The advice for these conversations is often simple: be teachable. Non-disabled individuals who are newly learning about disability-related topics are likely to make mistakes or use the wrong wording. Allow disabled individuals to challenge and correct information, assumptions, or language. Welcome constructive criticism without becoming defensive. Amplify disabled voices and perspectives.
In an age where so many companies avoid the topic of disability together, stand out by telling your employees and consumers with disabilities that they’re welcome in your organization.
~ Nikita Williams is an I/O Psychology Master’s student at Montclair State University.
Andrews, E. E., Forber-Pratt, A. J., Mona, L. R., Lund, E. M., Pilarski, C. R., & Balter, R.(2019). # SaytheWord: A disability culture commentary on the erasure of “disability”.Rehabilitation Psychology, 64(2), 111.
Casey, C. (2021, September 13). Do your D&I efforts include people with disabilities? Harvard Business Review. Retrieved April 15, 2022, from https://hbr.org/2020/03/do-your-di-efforts-include-people-with-disabilities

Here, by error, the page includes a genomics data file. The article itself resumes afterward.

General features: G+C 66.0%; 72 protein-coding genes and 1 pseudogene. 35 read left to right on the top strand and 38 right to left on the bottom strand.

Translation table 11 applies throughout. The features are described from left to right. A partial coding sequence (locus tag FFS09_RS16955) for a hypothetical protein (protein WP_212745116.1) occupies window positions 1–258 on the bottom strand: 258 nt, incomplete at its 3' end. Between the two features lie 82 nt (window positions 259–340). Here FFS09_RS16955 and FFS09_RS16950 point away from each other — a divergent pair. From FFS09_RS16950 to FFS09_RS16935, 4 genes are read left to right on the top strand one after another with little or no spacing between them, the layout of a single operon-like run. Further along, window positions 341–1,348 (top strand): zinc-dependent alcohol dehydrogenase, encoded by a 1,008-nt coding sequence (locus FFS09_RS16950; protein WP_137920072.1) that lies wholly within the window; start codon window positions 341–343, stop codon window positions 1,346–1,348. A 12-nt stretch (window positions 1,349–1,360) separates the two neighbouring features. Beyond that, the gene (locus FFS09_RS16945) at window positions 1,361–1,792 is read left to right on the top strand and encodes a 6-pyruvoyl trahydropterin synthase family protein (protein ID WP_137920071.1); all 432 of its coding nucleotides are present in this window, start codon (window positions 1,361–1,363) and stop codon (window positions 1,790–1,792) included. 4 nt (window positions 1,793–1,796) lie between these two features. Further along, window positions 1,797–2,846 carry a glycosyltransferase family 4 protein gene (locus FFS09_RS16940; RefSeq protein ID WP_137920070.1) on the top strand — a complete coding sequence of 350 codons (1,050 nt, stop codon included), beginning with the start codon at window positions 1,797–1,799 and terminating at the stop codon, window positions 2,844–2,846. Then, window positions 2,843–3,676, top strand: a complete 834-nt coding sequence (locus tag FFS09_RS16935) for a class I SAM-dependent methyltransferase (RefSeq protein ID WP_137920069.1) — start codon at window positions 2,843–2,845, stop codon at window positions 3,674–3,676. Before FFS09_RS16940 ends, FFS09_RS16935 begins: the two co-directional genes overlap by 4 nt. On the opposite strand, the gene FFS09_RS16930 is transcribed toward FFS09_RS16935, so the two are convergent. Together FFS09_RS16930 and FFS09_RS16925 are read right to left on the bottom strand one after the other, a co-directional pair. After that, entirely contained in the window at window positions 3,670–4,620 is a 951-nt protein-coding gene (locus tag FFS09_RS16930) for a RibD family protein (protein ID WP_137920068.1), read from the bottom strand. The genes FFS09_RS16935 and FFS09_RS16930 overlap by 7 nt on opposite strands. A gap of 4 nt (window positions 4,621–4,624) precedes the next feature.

Crocker, A. F., & Smith, S. N. (2019). Person-first language: are we practicing what we preach?. Journal of multidisciplinary healthcare, 12, 125.
Disability Funders Network. (n.d.). Disability stats and facts. Disability Funders Network. Retrieved April 15, 2022, from https://www.disabilityfunders.org/disability-stats-and-facts
Donovan, R. (2020). 2020 Annual Report: The Global Economics of Disability. Return on Disability. Retrieved April 15, 2022.
Dunn, D. S., & Andrews, E. E. (2015). Person-first and identity-first language: Developing psychologists’ cultural competence using disability language. American Psychologist,70(3), 255.
Grue, J. (2016). The social meaning of disability: A reflection on categorization, stigma, and identity. Sociology of Health & Illness, 38(6), 957-964.
Pulrang, A. (2021, August 27). 3 mistakes to avoid when including disability in your DEI programs. Forbes. Retrieved April 15, 2022, from https://www.forbes.com/sites/andrewpulrang/2021/08/27/3-mistakes-to-avoid-when-including-disability-in-your-dei-programs/?sh=118807c629aa
Roberts, L., Ives-Rublee, M., & Khattar, R. (2022, February 9). Covid-19 likely resulted in 1.2 million more disabled people by the end of 2021-workplaces and policy will need to adapt. Center for American Progress. Retrieved April 15, 2022, from https://www.americanprogress.org/article/covid-19-likely-resulted-in-1-2-million-more-disabled-people-by-the-end-of-2021-workplaces-and-policy-will-need-to-adapt/
The University of Kansas. (2020). Guidelines. Research & Training Center on Independent Living. Retrieved April 15, 2022, from https://rtcil.org/guidelines
World Health Organization. (2021, November 24). Disability and health. World Health Organization. Retrieved April 15, 2022, from https://www.who.int/news-room/fact-sheets/detail/disability-and-health